School children in Zambia © Alliance
knowledge sharing create a learning alliance

In 2011, Alliance Linking Organisations continued to benefit from south-to-south learning and from strengthened organisational development and HIV programming through the Alliance’s knowledge sharing and accreditation system.



TARGET: 80% of Alliance Linking Organisations have achieved full endorsement as an accredited Alliance member.

The Alliance accreditation system has been designed to guarantee quality across the Alliance. An accredited Alliance member must meet high institutional and programmatic standards, as assessed by peer review.

Since the beginning of the current strategy term nine new Linking Organisations have gone through the ‘light’ accredition process to guide their admission to the Alliance.  In 2011, this included AIDS Consortium (South Africa), BONELA (Botswana) and SCDI (Viet Nam).  Seven Linking Organisations have gone through full accreditation, two of these in 2011: Kimirina (Ecuador), AMSED (Morocco), NELA (Nigeria), IDH (Bolivia), KANCO (Kenya), CHAA (Caribbean) and HASAB (Bangladesh).

By end of 2012, the total number of fully accredited Linking Organisations will be 24 (out of the 28 nominated in the first cycle – this will represent 85.7%) or 63% of the total number of Alliance Linking Organisations.

TARGET: 80% of accredited Alliance Linking Organisations have documented improvements and organisational changes as a response to identified gaps and weaknesses during the accreditation process.

Alliance Linking Organisations build their capacity as a result of going through the accreditation process. Case studies developed during 2011 show Linking Organisations have undergone structural changes or even deep transformations in areas such as:

  • Governance (four Linking Organisations);
  • Strategic planning (three Linking Organisations);
  • Financial management and onward granting procedures (six Linking Organisations);
  • Resource mobilisation approaches (three Linking Organisations);
  • Monitoring and Evaluation (four Linking Organisations);
  • Human resources, staff development and appraisals (five Linking Organisations), and;
    Security policies (two Linking Organisations).

“The accreditation process has been an excellent learning opportunity for us at SCDI. It helps us tremendously in improving our organisational competency. We have greatly benefited from its every step,” – Khuat Thi Hai Oanh, executive director of SCDI.

With another round of studies planned we expect to reach our target of 80% of accredited Linking Organisations with documented improvements during 2012.

TARGET: 20 Linking Organisations have documented examples of improvements in their programmes as a result of south-to-south learning and exchange.

The Theni District Positive Network meets to provide relaxation, comfort and support for people living with HIV, India © Gideon Mendel for the Alliance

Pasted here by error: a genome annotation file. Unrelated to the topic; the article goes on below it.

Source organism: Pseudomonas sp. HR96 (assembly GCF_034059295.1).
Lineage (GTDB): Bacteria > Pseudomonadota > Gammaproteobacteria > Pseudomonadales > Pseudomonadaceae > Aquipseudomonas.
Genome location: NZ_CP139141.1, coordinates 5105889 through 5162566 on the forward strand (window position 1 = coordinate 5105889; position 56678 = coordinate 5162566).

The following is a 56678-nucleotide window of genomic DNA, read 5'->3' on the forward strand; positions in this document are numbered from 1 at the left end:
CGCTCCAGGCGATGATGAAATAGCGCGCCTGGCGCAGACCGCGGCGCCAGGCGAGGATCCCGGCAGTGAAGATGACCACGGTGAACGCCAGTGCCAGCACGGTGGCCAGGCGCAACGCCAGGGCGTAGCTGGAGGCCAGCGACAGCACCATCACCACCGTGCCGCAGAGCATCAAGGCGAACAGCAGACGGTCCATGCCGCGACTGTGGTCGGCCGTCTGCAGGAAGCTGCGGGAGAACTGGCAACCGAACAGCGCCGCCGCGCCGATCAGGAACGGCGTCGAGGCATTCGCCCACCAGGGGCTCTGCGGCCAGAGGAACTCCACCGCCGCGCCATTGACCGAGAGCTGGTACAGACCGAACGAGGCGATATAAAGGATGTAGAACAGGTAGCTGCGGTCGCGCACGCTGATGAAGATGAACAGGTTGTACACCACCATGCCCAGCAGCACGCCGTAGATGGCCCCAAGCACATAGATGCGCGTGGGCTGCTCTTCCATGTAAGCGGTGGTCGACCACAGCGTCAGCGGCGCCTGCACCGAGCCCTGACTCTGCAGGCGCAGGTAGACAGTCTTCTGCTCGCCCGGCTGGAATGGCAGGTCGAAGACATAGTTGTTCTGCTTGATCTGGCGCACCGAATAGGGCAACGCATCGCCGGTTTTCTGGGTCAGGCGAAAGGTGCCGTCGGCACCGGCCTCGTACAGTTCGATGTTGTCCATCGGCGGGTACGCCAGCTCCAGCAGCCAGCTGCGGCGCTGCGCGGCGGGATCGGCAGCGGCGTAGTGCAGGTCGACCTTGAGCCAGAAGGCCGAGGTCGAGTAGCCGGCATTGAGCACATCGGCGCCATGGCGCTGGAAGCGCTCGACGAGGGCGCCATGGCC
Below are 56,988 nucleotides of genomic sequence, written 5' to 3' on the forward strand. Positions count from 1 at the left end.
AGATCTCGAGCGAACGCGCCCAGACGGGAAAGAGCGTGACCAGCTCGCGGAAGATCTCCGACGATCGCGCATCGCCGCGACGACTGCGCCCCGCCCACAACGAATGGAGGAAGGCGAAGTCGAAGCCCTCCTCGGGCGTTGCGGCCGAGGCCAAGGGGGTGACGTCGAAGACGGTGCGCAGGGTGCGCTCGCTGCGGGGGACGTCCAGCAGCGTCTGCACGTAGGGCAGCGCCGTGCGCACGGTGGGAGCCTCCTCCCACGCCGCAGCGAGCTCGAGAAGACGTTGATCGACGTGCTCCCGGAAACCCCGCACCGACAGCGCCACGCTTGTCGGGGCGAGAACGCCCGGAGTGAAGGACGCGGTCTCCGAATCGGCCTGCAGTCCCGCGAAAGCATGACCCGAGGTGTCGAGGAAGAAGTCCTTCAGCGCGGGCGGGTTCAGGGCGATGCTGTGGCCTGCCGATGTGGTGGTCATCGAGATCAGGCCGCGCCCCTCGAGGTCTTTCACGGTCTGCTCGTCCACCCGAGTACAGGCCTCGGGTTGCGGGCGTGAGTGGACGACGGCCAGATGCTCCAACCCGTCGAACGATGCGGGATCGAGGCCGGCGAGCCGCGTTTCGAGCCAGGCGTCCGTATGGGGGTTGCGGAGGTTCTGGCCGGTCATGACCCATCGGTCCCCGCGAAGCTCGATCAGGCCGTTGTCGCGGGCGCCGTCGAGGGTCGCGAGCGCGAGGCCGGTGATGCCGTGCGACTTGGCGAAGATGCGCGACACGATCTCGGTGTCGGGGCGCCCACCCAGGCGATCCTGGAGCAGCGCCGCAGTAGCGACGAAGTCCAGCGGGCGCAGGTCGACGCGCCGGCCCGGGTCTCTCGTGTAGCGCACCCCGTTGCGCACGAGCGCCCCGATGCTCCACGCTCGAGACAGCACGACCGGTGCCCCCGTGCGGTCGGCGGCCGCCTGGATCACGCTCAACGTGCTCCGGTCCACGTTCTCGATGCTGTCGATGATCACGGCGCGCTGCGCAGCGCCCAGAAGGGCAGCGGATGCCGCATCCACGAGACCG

The Alliance provides a number of opportunities for south-to-south learning. These include:

  • horizontal learning exchanges (see below)
  • regional blue sky weeks
  • an annual Linking Organisation directors’ meeting
  • thematic online communities of practice.

Organisational and programmatic changes as a result of the nine horizontal learning exchanges which took place in 2011 have been well documented. Outcomes included:

Alliance Myanmar has increased its focus on data quality since its exchange with Alliance India on monitoring and evaluation.

Following a visit to the Alliance partner organisation SIDC in Lebanon, the Malaysian AIDS Council (MAC) has developed its organisational programmes with men who have sex with men. It has established two additional networks of men who have sex with men outside Kuala Lumpur, and submitted a successful application for a mobile voluntary counselling and testing (VCT) unit, drawing from Lebanon’s experience.

TARGET: Increase in the overall rating of the Alliance as a ‘learning organisation’ based on the eight dimensions of a learning NGO.

When surveyed in 2011, all Alliance Linking Organisations responding felt they had learnt from others in the Alliance. A final assessment in 2012 will measure the Alliance’s overall rating as a learning organisation.

In 2011, the Alliance became the first civil society organisation to publish its data using the International Aid Transparency Initiative (IATI) standard.  This aims to make information about aid spending easier to access, use and understand.  Details of 38 projects that are funded through the Secretariat and implemented by Alliance Linking Organisations have been published on the IATI registry (

Read about both challenges and opportunities in delivering our strategy here.

Browse our case studies, stories, photos and video on the left hand side to see the work that contributed to Response 4 in 2011.

These ambitious targets are taken from our strategic framework HIV and Healthy Communities, and drive our performance for the period 2010-2012.  In addition, the Alliance has a related set of targets for our strategic donors.